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Is Marshal Courtright From Yellowstone Prequel 1883 A Historical Figure?

"1883" is as much a prequel series to Paramount's "Yellowstone" as it is a love letter to the Western classics that inspired the hit drama series in the first place. The new spinoff delivers a retelling of western expansion and the American Dream. It follows the full story of how the Dutton family first laid their claim for Yellowstone ranch — without pulling any punches or obscuring any messy details. 

The story looks to be as brutal and uncompromising as the wild west itself — which is essentially the point. The prequel is entirely focused on bringing the story of the Duttons back to the genre's roots, and the showrunners have gone above and beyond to make sure the series is not only a nod to the "Yellowstone" we know and love but a realistic depiction of the brutality of western expansion.

In fact, the series' commitment to realism is so profound that the showrunners even based one of their characters on a real-life historical figure — a legendary gunman out of the old west, which a legendary actor plays.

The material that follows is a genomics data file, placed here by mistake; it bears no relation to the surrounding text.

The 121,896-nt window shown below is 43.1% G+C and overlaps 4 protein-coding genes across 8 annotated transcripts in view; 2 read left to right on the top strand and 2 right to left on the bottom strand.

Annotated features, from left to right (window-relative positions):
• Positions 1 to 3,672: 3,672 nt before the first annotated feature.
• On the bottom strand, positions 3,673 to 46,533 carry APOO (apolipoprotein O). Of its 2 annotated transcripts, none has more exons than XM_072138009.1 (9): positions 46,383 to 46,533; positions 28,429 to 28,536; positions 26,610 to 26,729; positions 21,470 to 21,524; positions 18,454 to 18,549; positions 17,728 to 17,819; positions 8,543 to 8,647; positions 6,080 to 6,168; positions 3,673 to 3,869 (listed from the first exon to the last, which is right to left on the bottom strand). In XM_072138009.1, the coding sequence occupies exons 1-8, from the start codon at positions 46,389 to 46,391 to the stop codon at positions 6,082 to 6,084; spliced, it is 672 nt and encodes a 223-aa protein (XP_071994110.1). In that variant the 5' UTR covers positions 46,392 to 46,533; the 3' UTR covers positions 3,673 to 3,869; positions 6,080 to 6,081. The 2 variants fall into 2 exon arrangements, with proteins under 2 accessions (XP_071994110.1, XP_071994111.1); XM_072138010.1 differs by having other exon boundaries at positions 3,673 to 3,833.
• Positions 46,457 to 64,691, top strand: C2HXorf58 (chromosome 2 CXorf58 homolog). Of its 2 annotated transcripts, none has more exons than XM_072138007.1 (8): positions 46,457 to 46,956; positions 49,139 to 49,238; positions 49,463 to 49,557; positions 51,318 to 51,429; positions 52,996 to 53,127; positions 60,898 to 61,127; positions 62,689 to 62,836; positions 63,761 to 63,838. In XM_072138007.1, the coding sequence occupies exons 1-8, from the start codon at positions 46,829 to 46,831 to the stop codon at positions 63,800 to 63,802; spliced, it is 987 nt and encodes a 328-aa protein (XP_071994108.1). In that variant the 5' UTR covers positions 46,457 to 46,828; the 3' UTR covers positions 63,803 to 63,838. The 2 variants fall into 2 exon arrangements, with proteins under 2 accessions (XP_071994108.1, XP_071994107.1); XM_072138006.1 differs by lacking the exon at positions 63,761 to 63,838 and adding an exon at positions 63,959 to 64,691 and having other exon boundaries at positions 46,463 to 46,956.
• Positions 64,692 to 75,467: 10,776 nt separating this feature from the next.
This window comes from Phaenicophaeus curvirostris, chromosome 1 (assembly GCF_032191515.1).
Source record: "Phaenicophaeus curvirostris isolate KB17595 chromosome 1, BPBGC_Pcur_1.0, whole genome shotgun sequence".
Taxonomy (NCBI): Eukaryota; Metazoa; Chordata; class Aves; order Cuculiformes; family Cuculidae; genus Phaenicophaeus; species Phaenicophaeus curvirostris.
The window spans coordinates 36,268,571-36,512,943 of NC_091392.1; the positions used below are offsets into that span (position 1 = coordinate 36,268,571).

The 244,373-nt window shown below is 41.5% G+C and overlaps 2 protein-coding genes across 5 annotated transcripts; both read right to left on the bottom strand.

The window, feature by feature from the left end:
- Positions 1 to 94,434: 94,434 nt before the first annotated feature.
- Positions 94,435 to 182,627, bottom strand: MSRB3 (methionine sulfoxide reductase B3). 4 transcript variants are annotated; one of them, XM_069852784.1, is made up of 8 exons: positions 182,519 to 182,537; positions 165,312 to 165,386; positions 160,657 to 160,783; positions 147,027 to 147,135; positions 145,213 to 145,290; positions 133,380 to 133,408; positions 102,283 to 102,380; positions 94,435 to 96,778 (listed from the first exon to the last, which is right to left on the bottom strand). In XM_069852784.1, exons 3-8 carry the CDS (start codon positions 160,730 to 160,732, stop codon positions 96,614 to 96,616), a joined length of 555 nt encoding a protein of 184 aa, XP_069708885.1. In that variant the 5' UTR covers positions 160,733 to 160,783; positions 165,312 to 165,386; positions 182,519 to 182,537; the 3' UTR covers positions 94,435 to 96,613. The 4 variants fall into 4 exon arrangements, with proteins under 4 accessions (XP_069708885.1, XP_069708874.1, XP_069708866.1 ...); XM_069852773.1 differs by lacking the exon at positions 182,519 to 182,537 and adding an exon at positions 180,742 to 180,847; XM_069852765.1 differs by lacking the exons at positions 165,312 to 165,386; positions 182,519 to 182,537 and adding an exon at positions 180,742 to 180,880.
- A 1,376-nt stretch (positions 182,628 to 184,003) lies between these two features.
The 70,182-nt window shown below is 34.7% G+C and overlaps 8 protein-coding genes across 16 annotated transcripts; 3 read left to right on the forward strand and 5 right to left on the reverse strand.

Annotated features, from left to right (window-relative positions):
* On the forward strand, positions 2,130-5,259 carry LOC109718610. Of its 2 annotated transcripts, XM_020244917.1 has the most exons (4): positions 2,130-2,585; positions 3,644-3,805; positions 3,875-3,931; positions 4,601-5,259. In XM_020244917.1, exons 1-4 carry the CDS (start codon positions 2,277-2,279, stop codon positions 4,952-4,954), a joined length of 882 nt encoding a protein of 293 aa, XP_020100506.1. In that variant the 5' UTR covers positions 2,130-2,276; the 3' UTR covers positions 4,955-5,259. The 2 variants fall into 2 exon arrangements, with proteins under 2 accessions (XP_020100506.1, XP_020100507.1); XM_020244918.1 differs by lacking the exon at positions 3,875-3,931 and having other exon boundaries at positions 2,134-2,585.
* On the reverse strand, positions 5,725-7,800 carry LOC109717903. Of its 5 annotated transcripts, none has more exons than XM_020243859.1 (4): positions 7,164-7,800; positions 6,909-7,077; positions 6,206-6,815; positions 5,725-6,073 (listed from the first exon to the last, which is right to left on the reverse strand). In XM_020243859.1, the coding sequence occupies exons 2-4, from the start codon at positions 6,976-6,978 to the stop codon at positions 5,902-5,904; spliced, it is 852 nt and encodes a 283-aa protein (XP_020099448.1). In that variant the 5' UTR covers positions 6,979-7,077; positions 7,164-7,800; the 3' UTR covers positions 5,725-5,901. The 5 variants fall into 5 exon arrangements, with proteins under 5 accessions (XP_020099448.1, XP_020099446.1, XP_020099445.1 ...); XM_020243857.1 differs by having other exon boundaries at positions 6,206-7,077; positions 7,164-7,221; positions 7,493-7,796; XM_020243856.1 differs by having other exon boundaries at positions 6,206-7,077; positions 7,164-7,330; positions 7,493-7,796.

Marshal Jim Courtright was a real life gunslinger

In "1883," Billy Bob Thornton plays Marshal Jim Courtright, a very real gunman from American history. Born Timothy Isaiah Courtwright (via the Texas State Historical Association), the Illinois native eventually became known as Longhair Jim due to confusion over his first name and how he wore his locks. After serving in the Civil War, Courtright went on to become the marshal in Fort Worth, Texas. The gunslinger was reportedly faster on the draw than Wyatt Earp and Wild Bill Hickok, two of the most famous names from the old west.

When Courtright lost his fourth run for marshal, he headed to New Mexico, one of his worst decisions. After being accused of two murders, he headed back to Fort Worth, but his hide-out plans didn't work. He was arrested by the Texas Rangers and an official from New Mexico, but Courtright was broken out of custody thanks to some lawless pals. 

In 1887, Courtright was killed in a duel against his former friend Luke Short. The TSHA called it "one of the most famous gunfights in western history" and "one of the few face-to-face shootouts."

It's uncertain how much of Courtright's real life will make it into the plot of "1883," but it's clear his legend embodies the old west — so it's no wonder why the showrunners decided to bring his story to the silver screen.

The first two episodes of "1883" are now streaming on Paramount+.